I could feel eyes on me and looked up, noticing that several people were standing, having chosen to avoid a potential confrontation. I immediately thought, because I am nothing, if not completely vulgar, Unless his nuts are the size of basketballs, I’m sitting there. I sat down, scooted over until he moved, and said loudly and clearly “EXCUSE ME”. He muttered under his breath, but the numbnuts moved his body over. I just made myself a risky target for any potential attacker on that bus – publicly demonstrating lack of intimidation and assertiveness. And when a situation presents itself for me to both use my ass and be one too, I’m all in.

Criminals are actively seeking out the vulnerable, the isolated, the passive – the easy mark. Start with the simplest steps to look unappealing to them.

Stand up tall.

Be confident (or fake it until you are).

Claim your space. 

Observational Practice: Look at people when you’re out and about – how much space do they claim? Imagine that you are a criminal. Which people would you pick for targets? Why would you pick them?

Tune in Friday

“OMG I’m getting mugged NLMAO”: Moving Mindfully

A Blogger for Self-Defense

This is the introduction to a series of essays on the importance of self-defense and physical power. I am not an expert on self-defense, nor a physical fitness guru. I do not condone violence, but advocate taking whatever action or inaction is needed to survive potentially dangerous situations. Not every situation is defensible through physical force. canstockphoto6758958Last month, I stopped participating in Bloggers for Peace. It is a great concept, but I felt like a hypocrite. I’ve not been feeling peaceful for a long time. The unfortunate side affect of reading blog posts and the news, is that the world starts to become a very ugly place, especially in regards to issues related to being a woman. Disproportionate attention gets paid to the negative and the horrifying, so we read about the Steubenville rape, the murder of a paid escort in Texas, the abuse that many women have received at the hands of a “loved one”, a constant stream of politically and religiously motivated moralizing gone awry, based on the premise that our bodies are the collective property of the state.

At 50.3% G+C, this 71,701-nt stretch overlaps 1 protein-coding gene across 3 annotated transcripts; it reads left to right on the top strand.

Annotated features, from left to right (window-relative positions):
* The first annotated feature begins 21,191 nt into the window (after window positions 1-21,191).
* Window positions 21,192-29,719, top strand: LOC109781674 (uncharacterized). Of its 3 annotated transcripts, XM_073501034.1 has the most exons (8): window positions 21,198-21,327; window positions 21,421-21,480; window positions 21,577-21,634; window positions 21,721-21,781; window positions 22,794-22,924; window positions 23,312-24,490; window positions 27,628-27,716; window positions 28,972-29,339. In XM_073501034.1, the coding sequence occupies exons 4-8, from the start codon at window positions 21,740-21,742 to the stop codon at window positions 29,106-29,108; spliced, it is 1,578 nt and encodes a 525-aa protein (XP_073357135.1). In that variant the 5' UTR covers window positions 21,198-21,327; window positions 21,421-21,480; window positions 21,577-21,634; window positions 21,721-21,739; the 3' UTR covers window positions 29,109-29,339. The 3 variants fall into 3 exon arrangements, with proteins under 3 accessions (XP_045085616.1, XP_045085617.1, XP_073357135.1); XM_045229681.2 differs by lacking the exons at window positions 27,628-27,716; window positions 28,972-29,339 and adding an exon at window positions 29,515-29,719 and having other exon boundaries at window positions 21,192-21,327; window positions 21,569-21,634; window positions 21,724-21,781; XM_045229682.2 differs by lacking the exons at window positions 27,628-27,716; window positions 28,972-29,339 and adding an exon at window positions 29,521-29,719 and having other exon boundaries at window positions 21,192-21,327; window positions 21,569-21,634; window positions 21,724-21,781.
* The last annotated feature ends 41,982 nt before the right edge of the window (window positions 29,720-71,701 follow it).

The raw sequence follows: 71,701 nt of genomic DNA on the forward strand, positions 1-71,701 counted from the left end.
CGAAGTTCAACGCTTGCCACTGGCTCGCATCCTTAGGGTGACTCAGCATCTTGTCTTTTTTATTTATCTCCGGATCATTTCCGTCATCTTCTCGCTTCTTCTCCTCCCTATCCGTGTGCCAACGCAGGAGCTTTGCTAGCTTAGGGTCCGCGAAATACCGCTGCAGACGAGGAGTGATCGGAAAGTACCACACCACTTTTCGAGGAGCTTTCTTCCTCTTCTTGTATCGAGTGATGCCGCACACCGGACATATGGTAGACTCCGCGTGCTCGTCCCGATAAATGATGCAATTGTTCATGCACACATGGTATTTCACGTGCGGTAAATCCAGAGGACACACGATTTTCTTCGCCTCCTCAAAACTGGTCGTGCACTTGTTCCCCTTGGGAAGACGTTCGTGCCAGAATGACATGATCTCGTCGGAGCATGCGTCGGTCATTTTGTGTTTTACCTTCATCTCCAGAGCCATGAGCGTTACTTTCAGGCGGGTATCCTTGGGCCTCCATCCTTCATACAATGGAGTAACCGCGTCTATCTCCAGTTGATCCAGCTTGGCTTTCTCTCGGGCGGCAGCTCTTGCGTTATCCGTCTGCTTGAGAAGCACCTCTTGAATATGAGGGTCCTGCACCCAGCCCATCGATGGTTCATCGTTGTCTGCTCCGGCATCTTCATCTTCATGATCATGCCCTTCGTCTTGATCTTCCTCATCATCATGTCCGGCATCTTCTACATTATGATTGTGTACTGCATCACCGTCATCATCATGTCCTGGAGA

I cannot, at this moment in time, advocate peace in the face of all of this. Being a conscientious person, I recognize that I live and feel a strange sort of dichotomy. At what point do I take action and NOT use my words? So, I’m writing about violence this week, in the form of self-defense.

Much of this is going to apply to women, simply because that is my perspective, but I hope male readers find something of value or can contribute their own perspective.

My hesitation on writing about this subject evaporated yesterday. I watched a YouTube video of a Taekwondo spin hook kick. A commenter had written “this would be a good kick to use on a woman who is yapping”. The star of the video, a skilled martial artist, responded “Yeah, that’s true.” Now I know, in my rational mind, that douchebags populate these sites, but most martial arts training advocates respect and discipline. It was disheartening to see, once again, something positive tainted by wankers with no sense of honor.

To clarify, for those who haven’t read this blog before, I’m a 45 year old woman. I spent 4 years of active duty in the US Army, in a military intelligence unit attached to an infantry division, which meant a lot of time out in the field. I am a practicing martial artist, just a short step from my 1st degree black belt in Taekwondo. I run, weight train and do a variety of workouts that support speed, flexibility and strength. I’ve gone through labor and delivery of a child. I’ve had ripped corneas, more bruises than I can count, torn and pulled ligaments and muscles. Last night I dropped a 250lb man in a self-defense move and the night before that, I sparred intensely with a teenager a foot taller than I, taking a kick to the jaw.